- Mr. President
- George Washington, first president of the United States
- President Obama
- the former president Washington
- the presidency
- the vice president
- Mr. Vice President
- Vice President Biden
- Joseph Biden, vice president of the United States
- vice-presidential duties
When to use the official title
Once the president's name has been mentioned, it no longer needs to be written again in the same document, article, etc.
Correct: President Bush will attend the Inauguration Day festivities of the incoming president. Due to protocol, Bush will come bearing gifts befitting the occasion.
Incorrect: President Bush will attend the Inauguration Day festivities of the incoming president. Due to protocol, President Bush will come bearing gifts befitting the occasion.
The President's Oath of Office
The United States will swear in Barack Obama as its 44th president at noon on January 20, 2009, which will be two weeks after votes from the Electoral College are certified by the Senate president. Our new president will take this oath:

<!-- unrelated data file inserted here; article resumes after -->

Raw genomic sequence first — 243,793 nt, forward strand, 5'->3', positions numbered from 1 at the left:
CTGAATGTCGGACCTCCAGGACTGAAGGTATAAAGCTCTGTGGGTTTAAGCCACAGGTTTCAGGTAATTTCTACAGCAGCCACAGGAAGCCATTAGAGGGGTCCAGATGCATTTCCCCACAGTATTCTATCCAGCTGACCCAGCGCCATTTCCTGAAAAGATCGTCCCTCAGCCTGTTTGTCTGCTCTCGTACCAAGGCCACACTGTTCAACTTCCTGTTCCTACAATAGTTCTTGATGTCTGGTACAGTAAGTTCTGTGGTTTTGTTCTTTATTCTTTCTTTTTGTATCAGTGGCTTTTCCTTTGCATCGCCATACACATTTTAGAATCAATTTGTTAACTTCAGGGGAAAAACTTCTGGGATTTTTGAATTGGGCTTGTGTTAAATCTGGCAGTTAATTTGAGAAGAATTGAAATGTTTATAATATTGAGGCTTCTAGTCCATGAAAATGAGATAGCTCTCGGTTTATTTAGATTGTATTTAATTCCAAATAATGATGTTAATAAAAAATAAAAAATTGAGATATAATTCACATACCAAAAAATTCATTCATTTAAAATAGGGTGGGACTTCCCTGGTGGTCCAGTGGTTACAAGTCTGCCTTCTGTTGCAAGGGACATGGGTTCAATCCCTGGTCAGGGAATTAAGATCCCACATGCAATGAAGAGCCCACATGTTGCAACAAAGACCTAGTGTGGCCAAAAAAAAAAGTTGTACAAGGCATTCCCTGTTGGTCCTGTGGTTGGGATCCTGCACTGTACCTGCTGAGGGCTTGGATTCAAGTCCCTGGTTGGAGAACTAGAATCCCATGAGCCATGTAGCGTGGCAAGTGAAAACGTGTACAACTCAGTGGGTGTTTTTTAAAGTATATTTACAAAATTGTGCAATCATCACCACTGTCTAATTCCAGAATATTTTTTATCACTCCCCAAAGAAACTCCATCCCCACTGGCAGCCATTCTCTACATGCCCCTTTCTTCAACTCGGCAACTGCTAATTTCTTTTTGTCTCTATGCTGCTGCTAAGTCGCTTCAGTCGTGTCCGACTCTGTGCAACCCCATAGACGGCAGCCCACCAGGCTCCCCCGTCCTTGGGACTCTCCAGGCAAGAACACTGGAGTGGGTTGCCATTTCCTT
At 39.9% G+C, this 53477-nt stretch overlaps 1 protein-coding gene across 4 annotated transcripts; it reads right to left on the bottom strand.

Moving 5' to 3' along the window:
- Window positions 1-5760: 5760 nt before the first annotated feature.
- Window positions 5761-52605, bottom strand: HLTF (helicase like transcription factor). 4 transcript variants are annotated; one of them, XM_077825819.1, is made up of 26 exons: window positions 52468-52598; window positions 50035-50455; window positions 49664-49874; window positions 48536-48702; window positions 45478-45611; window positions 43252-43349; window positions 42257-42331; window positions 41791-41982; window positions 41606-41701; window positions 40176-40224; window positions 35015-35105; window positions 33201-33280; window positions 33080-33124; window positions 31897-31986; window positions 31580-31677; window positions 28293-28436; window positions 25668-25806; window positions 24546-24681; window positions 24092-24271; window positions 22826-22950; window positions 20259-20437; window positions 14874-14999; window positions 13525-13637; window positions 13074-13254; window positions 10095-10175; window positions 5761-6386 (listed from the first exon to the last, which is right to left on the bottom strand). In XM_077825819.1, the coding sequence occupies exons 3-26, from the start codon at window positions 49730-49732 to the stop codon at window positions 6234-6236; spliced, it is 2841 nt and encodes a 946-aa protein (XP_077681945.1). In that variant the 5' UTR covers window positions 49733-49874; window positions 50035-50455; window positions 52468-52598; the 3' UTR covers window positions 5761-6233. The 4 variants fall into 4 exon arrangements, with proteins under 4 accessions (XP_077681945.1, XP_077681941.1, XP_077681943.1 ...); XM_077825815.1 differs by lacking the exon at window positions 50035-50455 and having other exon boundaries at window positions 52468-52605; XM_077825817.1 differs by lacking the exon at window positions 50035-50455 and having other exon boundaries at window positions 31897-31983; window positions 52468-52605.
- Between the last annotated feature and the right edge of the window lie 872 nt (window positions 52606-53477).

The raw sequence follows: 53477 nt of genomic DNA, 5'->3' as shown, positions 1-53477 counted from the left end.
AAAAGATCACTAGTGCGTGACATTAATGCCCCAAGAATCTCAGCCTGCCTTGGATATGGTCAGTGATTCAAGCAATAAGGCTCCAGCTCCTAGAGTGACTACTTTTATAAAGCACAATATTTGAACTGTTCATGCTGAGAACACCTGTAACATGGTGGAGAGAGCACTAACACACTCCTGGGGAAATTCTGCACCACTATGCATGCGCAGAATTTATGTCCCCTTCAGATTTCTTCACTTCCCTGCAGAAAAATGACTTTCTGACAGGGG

"I do solemnly swear (or affirm) that I will faithfully execute the office of President of the United States, and will to the best of my ability, preserve, protect, and defend the Constitution of the United States."
Inauguration Day History
The first Inauguration Day ceremony was conducted for George Washington on April 30, 1789 in New York City. Inauguration Day used to be held on March 4, until the ratification of the 20th amendment to the U.S. Constitution making a potentially very cold day in January the day of choice. The 20th amendment is often called the "Lame Duck Amendment," because it reduces the amount of time that an outgoing president could be a "lame duck" and continue to serve before his successor takes office.